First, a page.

SKY Pediatric Dentistry – Teeth tales from across the globe!

Beautiful smiling kids playing with laptop

by Dr. Mandy Ashley DMD, MsEd, MS

On a recent family vacation I learned about an alternative to store-bought toothbrushes. Our South African guide described his family’s “toothbrush tree” which was a local evergreen shrub with fibrous twigs that he had bound together into bunches as homemade toothbrushes. This particular South African shrub’s branches had the added benefit of being antibacterial. The young guide wanted to make sure I checked out his beautiful smile as he plucked off a few branches for me to try out myself. It was a little rougher than an Oral B brush, but it had a nice eucalyptus-like flavor and definitely got my teeth feeling super clean!

Oral health is important to everyone all over the world, and many cultures have unique ways to help prevent cavities in a natural and locally sourced way. For example, Finland has a unique history with a cavity-preventing natural sugar called xylitol.

Finland’s Birch Forests and Xyitol

Back in 1992-1993, I was a Rotary Exchange student in a little town north of Helsinki, Finland. The area around my high school there was covered by birch forest and cross-country ski trails that you could use from October until April. The school had an in-house oral hygiene program to reduce cavities. As part of that program, we chewed xylitol gum, made from the sap of the birch tree, every morning before class. Xylitol is a natural sweetener, but unlike other sugars, it does not cause cavities. Xylitol actually causes cavity-causing bacteria to fall off the teeth and into the saliva, reducing the chance for the bacteria to produce acid and cause tooth-decay. And the gum actually tastes pretty good, too!

Xylitol is sold in the U.S. as gum and as an oral rinse. You can also find it in some licorice and lollipops. Xylitol gum can be chewed by moms to reduce the amount of cavity-causing bacteria they have in their mouth. When moms have fewer cavity-causing bacteria, they will pass fewer bacteria on to their children and give their children a better chance at a healthy smile.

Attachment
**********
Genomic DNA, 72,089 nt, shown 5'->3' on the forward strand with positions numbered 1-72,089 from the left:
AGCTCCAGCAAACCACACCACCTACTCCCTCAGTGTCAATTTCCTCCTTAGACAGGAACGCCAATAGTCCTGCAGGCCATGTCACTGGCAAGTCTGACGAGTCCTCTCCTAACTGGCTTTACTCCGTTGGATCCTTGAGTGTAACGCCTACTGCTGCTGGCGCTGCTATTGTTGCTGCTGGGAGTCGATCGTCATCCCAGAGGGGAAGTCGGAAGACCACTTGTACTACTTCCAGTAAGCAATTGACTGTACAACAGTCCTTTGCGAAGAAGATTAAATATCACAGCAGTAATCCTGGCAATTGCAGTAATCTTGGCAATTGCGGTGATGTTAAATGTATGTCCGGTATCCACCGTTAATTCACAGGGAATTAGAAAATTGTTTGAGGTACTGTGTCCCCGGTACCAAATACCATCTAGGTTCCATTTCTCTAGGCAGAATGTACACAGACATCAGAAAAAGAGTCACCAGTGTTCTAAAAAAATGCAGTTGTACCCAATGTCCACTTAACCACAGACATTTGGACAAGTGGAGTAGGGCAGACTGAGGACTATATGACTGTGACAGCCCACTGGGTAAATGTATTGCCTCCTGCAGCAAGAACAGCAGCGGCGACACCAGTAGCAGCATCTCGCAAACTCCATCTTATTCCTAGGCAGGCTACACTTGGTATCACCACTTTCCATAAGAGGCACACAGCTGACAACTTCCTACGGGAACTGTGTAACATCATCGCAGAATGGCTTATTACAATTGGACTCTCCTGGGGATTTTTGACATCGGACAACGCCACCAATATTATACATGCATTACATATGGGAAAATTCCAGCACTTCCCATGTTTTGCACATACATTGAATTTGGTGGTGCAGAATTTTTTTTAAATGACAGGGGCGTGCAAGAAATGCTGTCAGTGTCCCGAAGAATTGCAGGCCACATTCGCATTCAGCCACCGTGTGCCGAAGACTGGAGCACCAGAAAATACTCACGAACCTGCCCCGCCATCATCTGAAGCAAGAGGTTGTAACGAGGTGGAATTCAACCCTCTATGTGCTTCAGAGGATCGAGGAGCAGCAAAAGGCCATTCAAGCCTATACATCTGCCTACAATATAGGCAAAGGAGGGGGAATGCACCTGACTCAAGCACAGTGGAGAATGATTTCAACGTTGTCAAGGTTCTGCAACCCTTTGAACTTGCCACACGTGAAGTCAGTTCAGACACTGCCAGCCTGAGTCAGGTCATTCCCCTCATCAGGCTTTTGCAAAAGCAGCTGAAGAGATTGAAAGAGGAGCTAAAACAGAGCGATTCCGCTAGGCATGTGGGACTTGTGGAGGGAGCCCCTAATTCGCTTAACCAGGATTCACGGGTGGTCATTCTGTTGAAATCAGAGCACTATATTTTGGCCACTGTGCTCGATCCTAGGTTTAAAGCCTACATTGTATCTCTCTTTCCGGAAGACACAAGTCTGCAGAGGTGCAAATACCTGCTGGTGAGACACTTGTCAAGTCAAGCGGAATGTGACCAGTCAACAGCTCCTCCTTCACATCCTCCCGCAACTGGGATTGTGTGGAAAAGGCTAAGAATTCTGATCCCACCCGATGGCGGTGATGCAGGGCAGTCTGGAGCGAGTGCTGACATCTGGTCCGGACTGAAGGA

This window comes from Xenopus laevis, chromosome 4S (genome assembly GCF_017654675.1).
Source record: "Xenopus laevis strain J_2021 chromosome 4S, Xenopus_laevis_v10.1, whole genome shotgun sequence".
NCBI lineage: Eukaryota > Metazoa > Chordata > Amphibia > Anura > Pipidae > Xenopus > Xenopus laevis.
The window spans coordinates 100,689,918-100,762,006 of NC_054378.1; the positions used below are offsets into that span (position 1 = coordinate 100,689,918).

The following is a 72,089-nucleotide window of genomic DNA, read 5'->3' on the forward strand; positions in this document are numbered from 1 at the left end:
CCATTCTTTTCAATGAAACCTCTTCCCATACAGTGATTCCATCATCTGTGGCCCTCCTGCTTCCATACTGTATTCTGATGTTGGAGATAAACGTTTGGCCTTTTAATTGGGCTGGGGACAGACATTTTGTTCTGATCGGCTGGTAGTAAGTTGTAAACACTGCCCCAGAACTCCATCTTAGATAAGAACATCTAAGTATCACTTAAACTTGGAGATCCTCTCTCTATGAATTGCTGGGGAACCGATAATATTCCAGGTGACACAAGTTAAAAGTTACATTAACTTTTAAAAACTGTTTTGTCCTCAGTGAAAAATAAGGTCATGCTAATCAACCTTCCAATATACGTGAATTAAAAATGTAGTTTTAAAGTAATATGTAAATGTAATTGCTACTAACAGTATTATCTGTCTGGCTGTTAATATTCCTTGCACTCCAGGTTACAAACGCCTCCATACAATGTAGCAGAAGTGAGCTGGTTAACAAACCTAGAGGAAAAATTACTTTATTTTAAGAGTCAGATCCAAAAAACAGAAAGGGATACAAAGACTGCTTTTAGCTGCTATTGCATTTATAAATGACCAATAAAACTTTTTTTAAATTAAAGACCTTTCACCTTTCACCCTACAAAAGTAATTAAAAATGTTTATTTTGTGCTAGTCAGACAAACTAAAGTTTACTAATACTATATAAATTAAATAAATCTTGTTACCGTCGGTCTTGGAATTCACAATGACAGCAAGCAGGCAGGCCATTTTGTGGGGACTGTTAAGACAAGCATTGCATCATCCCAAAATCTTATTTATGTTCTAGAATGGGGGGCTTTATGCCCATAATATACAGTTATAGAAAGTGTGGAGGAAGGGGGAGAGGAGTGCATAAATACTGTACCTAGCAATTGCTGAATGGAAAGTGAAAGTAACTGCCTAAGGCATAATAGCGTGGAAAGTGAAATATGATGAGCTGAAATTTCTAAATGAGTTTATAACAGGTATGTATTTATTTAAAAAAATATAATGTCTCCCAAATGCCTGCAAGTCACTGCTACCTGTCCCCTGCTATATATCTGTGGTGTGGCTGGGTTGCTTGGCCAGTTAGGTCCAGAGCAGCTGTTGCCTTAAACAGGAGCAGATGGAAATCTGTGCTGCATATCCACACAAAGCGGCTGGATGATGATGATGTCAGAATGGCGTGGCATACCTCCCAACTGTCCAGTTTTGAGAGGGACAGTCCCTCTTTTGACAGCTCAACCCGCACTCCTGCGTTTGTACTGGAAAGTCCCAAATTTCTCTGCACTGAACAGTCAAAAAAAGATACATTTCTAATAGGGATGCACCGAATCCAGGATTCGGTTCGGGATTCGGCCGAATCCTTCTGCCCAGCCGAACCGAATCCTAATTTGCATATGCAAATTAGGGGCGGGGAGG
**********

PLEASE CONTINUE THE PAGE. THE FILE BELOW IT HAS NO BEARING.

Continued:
“Ilko dacowo” Canine Enucleation in East African Children

Many cultures have historical or traditional health practices. There is a documented traditional practice in East Africa called canine enucleation that is typically done by a healer on a small child. The custom involves the removal of the baby canine tooth bud for some perceived medical benefit. This can be done because the family may believe the baby canine tooth buds to be the cause of fever and other stomach illnesses in their child.

I did not realize how relatively common this practice is until I started seeing many refugee children from Somalia during my pediatric training in Columbus, Ohio. Overall canine enucleation practice prevalence rates vary from 22% in Sudan to 30% of kids in Ethiopia. I would take an x-ray for a 6-year-old child refugee from East Africa and see missing baby canines, and often damage to the underlying permanent teeth. The permanent teeth are often scared when the traditional healer removes the baby canine tooth buds.

It’s important for people in the dental and medical community to understand this practice still exists and is practiced by families in the U.S. as well. As health care providers we can help educate families and help them understand that there is no relationship between fever or stomach illness and the presence of the baby tooth canines. We can help reduce a child’s risk for undergoing this damaging procedure when we educate families about evidence-based good oral hygiene and modern dental care.

I am fascinated by different cultures and how healthcare is integrated into daily life both here in Bowling Green and across the world. With a wider perspective we can all help educate families so that they can make the best choices for their children’s healthcare, including modern dental care, so that every child can have the best chance at a healthy future.

About the Author:

SKY Pediatric Dentistry is located at 727 US-31W Bypass, Suite 101 in Bowling Green, KY 42101. With 19 years experience, Board Certified Pediatric Dentist Dr. Mandy Ashley and her team provide modern, fun dental care for all children as well as adults with special needs. We now have a second office location in Hopkinsville!

Please visit our website, email or call 270-715-5437 for more information on both the Bowling Green and Hopkinsville practices and to schedule an appointment for your child. Like SKY Pediatric Dentistry on Facebook and participate our awesome contests with GREAT prizes including Brushing Puppets, Pizza Parties, iPads and MORE!